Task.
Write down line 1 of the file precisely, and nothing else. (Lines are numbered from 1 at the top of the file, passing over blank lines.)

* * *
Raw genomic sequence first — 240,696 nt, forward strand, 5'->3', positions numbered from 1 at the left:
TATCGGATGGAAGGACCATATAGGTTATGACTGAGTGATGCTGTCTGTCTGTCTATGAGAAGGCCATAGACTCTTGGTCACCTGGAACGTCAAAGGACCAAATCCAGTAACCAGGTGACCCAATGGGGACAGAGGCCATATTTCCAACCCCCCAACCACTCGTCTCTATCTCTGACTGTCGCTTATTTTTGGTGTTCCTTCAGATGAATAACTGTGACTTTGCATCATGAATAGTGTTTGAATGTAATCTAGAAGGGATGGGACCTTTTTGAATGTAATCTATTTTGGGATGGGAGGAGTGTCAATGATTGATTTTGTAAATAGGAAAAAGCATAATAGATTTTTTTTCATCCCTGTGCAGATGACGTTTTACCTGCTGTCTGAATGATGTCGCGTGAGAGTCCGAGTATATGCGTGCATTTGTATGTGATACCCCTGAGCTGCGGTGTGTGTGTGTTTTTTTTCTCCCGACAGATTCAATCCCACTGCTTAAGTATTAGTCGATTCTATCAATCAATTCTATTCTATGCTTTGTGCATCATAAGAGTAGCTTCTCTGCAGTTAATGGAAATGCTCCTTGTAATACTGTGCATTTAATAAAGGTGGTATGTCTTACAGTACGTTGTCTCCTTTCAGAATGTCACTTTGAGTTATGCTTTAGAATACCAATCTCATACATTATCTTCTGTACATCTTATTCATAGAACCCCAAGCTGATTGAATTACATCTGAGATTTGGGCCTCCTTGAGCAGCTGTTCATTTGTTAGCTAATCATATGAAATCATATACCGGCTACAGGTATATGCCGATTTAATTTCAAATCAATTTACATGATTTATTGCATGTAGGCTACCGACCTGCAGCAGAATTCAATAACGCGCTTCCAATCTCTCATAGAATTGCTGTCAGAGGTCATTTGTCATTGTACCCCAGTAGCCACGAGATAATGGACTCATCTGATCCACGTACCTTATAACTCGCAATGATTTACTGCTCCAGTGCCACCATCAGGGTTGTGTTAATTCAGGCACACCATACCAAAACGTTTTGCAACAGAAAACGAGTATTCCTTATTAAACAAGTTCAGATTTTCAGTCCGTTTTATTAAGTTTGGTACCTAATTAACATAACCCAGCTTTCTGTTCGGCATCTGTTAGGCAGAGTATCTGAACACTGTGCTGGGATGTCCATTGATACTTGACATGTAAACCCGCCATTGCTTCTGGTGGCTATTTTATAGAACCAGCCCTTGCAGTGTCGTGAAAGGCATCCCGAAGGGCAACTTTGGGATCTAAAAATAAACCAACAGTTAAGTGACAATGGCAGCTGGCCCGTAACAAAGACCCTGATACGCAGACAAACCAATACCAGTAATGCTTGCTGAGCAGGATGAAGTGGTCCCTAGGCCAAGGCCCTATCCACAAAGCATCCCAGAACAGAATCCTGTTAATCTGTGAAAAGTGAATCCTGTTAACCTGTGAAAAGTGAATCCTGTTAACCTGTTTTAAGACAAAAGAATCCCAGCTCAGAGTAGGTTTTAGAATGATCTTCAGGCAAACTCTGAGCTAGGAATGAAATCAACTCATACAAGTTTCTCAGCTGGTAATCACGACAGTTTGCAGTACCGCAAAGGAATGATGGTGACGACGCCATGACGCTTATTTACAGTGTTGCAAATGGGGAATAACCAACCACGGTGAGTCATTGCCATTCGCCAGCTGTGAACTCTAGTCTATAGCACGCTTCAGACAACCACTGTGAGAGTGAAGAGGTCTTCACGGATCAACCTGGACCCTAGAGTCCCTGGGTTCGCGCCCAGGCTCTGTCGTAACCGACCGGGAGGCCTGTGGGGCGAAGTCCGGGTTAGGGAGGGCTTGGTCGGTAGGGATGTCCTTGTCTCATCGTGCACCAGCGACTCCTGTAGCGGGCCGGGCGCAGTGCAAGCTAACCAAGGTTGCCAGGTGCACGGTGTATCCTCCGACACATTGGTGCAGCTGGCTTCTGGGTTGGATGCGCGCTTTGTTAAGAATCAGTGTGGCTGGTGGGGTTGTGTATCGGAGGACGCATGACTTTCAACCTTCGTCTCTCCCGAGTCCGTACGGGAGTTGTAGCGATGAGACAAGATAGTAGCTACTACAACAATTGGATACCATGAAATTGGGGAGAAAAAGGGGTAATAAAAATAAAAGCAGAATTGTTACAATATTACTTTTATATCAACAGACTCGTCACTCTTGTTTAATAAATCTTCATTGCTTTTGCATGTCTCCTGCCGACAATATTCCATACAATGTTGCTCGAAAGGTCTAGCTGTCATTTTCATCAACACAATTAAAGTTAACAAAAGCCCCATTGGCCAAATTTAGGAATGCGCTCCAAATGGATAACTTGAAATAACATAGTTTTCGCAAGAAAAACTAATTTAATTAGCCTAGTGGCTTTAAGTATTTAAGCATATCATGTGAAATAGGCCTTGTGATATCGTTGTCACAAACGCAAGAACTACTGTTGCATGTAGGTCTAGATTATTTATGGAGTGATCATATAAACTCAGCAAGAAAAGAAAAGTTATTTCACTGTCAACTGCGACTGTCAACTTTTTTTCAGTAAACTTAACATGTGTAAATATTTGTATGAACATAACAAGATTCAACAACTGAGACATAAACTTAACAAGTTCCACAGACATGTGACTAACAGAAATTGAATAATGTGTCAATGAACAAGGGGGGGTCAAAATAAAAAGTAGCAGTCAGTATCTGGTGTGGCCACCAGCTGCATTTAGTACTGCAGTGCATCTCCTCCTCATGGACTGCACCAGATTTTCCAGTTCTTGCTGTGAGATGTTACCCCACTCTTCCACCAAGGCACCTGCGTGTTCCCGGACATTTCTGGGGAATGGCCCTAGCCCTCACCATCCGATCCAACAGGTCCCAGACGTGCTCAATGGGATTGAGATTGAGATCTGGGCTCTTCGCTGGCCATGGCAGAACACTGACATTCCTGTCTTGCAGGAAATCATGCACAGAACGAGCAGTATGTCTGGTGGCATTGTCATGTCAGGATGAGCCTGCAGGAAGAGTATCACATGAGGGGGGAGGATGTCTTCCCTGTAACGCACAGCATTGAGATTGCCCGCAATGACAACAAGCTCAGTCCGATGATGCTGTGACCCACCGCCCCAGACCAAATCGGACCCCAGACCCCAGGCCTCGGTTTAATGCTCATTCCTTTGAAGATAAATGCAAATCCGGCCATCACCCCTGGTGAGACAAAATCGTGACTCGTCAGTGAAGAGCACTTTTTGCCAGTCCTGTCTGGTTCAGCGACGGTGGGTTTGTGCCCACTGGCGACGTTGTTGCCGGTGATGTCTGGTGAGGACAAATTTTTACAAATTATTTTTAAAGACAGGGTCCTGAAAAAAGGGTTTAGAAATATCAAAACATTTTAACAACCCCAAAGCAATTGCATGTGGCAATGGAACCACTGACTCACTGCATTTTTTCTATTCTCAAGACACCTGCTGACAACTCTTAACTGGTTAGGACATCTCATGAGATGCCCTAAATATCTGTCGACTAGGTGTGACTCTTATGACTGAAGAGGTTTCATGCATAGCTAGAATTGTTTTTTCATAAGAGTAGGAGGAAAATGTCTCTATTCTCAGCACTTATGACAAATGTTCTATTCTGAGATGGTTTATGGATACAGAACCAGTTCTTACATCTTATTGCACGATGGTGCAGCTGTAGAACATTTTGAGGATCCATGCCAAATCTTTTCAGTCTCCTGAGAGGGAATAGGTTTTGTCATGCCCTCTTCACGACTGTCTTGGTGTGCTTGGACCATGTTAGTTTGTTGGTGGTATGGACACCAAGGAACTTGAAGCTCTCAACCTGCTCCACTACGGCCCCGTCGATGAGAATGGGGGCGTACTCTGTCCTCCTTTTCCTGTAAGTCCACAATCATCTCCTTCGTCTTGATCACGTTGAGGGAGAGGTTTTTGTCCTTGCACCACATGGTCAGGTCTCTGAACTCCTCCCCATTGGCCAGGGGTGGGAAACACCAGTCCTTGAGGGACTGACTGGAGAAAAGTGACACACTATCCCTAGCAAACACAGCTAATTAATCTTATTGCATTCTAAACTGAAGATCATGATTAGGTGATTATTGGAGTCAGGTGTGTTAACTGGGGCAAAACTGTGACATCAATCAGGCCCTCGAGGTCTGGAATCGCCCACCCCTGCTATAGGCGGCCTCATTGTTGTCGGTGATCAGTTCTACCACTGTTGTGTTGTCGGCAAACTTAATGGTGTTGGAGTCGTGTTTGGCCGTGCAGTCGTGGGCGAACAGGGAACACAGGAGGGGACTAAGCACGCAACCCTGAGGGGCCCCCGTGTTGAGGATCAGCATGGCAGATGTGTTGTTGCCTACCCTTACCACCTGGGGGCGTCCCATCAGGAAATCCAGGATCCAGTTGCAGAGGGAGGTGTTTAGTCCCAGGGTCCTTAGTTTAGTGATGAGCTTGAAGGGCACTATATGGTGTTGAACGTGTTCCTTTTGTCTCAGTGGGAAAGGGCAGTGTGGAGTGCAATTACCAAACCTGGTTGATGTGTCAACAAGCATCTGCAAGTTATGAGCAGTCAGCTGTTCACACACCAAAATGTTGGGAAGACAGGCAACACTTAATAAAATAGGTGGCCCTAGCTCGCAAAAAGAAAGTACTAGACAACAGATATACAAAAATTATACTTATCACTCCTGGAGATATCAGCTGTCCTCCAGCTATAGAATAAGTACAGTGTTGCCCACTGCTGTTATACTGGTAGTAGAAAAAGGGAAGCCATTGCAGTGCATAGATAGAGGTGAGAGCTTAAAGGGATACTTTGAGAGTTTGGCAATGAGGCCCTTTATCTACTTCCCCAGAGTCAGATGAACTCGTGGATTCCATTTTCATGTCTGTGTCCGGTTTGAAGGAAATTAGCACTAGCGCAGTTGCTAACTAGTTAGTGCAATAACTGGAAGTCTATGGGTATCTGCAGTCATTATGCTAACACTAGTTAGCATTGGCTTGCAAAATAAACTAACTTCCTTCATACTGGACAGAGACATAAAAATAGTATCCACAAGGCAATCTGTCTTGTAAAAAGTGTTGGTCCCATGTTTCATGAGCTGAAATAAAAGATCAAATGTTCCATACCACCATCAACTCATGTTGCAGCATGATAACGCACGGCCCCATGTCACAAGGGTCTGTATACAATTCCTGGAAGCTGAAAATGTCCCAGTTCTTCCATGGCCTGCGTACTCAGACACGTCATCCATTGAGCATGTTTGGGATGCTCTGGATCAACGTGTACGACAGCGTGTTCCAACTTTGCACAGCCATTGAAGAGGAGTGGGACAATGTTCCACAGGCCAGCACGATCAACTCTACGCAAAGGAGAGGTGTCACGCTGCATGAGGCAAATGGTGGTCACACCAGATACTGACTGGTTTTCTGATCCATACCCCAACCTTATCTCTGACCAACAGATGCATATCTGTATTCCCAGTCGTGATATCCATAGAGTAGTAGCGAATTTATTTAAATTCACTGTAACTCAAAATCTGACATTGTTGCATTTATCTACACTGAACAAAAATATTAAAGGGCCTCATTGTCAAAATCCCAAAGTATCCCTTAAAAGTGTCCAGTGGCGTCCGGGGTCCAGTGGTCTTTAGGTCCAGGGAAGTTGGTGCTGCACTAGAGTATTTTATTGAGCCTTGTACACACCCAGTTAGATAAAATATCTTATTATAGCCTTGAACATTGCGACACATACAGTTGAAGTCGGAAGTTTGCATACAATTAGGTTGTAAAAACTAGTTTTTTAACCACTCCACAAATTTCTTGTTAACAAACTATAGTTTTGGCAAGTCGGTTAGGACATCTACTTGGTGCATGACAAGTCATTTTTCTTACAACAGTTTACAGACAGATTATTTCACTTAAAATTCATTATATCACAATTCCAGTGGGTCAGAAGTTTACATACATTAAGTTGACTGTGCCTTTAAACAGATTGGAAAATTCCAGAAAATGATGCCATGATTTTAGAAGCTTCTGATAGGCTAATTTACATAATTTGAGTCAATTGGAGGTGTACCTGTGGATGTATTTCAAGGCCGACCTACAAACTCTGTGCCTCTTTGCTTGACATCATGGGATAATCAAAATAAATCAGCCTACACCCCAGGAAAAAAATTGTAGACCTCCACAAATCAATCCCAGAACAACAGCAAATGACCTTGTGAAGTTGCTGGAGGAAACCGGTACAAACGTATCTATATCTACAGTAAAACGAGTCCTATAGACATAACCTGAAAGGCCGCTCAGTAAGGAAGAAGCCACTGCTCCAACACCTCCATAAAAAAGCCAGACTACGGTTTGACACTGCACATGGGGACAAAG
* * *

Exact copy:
Raw genomic sequence first — 240,696 nt, forward strand, 5'->3', positions numbered from 1 at the left: